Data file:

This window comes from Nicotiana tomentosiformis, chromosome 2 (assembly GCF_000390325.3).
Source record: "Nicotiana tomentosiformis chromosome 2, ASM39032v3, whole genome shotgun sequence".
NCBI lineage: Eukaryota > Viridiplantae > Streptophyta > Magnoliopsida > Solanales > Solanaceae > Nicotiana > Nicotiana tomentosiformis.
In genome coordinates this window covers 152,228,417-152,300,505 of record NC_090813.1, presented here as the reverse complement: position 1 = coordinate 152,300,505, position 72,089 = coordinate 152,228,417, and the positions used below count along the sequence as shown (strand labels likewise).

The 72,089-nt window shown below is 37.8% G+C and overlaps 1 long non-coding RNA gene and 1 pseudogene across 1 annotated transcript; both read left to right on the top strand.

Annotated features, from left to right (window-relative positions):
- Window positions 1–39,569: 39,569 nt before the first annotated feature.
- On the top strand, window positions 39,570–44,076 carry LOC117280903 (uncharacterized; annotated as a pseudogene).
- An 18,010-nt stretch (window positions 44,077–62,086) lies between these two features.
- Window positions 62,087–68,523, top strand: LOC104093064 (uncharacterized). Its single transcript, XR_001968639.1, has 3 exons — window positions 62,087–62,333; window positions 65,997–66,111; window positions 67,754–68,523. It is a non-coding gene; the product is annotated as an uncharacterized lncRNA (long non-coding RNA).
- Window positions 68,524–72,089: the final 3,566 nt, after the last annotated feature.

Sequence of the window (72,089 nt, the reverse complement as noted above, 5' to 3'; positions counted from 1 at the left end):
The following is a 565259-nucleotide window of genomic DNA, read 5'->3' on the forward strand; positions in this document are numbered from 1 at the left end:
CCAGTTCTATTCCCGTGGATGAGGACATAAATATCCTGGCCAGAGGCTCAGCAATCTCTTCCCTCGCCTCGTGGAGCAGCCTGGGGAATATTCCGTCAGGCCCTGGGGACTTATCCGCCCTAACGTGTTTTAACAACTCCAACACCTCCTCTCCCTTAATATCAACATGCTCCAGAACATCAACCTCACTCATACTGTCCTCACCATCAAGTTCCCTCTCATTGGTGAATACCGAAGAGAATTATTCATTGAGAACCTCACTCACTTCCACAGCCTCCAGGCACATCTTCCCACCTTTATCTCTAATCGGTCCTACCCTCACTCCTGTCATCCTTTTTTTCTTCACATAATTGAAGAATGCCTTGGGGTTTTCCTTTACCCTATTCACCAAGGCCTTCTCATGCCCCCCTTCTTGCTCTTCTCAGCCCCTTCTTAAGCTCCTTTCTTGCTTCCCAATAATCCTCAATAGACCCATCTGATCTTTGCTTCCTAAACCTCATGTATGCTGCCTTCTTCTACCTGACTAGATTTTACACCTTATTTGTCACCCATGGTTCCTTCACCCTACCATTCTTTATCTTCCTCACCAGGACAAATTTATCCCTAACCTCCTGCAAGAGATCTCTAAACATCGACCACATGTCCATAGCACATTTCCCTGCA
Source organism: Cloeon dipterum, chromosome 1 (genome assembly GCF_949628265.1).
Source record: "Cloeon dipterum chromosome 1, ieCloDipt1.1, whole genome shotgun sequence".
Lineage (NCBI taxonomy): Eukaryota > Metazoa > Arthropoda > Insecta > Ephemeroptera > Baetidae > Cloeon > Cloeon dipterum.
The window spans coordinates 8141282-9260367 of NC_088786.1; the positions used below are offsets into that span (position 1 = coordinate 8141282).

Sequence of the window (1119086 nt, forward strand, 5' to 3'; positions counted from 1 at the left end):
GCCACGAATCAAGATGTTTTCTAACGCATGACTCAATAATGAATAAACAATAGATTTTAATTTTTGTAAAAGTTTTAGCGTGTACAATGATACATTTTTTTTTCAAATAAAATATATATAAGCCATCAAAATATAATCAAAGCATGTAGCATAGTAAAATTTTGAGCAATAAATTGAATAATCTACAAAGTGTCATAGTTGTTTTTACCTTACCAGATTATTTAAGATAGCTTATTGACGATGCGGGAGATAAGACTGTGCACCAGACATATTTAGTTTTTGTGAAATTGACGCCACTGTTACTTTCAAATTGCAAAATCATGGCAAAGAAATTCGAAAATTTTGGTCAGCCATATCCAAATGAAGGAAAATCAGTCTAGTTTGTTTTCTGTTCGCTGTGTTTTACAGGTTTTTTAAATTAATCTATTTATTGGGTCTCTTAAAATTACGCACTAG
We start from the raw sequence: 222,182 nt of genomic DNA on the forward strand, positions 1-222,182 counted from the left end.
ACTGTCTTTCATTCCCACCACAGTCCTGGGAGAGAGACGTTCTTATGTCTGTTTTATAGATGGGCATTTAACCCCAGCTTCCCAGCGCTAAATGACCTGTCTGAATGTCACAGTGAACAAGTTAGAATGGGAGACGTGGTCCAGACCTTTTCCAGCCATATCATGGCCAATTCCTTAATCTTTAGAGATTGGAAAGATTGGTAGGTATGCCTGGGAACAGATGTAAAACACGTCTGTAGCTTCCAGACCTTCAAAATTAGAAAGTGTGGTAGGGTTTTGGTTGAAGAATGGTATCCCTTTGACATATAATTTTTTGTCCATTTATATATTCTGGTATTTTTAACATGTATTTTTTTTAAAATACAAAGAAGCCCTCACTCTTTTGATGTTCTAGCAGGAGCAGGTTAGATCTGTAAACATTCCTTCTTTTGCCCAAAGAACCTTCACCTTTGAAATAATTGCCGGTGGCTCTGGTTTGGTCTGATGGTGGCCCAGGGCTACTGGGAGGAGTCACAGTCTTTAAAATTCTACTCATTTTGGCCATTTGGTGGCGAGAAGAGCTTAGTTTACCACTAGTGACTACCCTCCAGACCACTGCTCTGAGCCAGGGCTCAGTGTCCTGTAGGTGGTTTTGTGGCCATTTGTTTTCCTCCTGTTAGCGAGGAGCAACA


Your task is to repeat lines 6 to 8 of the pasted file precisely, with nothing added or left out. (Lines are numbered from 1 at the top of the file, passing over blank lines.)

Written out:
Annotated features, from left to right (window-relative positions):
- Window positions 1–39,569: 39,569 nt before the first annotated feature.
- On the top strand, window positions 39,570–44,076 carry LOC117280903 (uncharacterized; annotated as a pseudogene).